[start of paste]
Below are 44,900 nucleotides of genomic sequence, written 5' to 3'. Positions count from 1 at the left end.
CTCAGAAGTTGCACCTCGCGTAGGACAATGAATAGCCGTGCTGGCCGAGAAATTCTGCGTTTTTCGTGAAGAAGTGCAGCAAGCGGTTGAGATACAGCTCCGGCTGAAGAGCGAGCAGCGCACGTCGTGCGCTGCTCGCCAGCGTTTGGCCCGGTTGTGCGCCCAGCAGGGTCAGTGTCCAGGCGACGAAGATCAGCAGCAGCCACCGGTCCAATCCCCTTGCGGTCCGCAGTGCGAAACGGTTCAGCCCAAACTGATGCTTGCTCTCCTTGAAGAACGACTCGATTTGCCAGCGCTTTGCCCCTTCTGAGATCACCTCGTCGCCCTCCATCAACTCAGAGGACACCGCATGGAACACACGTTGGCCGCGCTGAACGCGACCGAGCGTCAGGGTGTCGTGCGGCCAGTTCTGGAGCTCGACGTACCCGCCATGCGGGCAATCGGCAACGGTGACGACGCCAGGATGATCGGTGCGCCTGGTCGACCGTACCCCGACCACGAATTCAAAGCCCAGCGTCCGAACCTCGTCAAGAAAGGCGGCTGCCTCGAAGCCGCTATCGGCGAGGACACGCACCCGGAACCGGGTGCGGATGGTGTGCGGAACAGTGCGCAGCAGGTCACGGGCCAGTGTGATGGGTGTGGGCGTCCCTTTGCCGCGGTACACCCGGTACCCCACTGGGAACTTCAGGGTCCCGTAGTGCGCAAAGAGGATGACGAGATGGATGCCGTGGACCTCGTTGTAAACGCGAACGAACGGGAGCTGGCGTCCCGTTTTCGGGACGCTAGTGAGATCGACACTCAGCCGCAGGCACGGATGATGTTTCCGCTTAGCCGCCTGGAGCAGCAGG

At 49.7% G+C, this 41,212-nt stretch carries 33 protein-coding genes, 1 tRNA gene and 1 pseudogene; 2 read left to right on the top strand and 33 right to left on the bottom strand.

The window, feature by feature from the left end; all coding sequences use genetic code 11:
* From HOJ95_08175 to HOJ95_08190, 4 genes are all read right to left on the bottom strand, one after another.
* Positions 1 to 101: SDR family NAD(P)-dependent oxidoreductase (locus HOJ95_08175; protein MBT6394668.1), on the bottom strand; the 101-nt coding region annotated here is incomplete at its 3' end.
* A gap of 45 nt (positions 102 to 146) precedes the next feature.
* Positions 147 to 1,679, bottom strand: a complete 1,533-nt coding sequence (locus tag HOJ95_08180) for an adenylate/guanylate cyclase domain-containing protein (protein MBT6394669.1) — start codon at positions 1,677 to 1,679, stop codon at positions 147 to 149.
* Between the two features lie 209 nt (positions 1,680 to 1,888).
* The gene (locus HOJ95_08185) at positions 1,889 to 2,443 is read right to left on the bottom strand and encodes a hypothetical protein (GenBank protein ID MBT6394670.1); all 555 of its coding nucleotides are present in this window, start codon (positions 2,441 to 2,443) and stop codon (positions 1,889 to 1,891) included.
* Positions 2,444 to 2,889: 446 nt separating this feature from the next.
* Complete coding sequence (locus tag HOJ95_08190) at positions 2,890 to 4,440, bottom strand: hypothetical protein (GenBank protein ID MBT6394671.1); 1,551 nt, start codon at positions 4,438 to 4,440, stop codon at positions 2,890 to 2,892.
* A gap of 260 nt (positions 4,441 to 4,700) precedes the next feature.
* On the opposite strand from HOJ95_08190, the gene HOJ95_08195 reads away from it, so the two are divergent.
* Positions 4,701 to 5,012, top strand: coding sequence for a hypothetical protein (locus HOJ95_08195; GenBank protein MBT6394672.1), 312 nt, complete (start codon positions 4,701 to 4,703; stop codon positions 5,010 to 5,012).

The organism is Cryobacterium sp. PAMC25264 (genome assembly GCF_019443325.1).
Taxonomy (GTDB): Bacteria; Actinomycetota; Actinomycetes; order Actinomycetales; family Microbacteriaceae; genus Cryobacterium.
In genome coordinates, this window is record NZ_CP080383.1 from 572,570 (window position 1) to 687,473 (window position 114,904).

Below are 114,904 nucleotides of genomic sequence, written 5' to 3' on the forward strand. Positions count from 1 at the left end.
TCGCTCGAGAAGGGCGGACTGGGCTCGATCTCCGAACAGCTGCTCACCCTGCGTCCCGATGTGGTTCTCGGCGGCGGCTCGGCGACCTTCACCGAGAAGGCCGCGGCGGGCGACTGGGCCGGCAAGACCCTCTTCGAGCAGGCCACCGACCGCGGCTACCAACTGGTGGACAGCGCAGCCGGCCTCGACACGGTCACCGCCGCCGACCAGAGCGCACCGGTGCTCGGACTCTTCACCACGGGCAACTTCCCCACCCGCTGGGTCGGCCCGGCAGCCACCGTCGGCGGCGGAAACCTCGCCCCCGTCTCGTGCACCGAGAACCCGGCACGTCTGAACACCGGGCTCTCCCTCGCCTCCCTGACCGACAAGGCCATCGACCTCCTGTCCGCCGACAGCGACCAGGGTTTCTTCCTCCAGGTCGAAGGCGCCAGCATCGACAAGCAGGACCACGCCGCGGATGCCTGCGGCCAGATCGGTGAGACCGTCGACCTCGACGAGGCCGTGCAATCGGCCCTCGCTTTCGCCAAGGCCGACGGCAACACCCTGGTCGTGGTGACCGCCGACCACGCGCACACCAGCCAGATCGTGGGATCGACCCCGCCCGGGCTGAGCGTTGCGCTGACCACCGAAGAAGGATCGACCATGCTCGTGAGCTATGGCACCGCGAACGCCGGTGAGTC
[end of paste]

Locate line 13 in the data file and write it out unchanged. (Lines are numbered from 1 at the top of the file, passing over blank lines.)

* A gap of 260 nt (positions 4,441 to 4,700) precedes the next feature.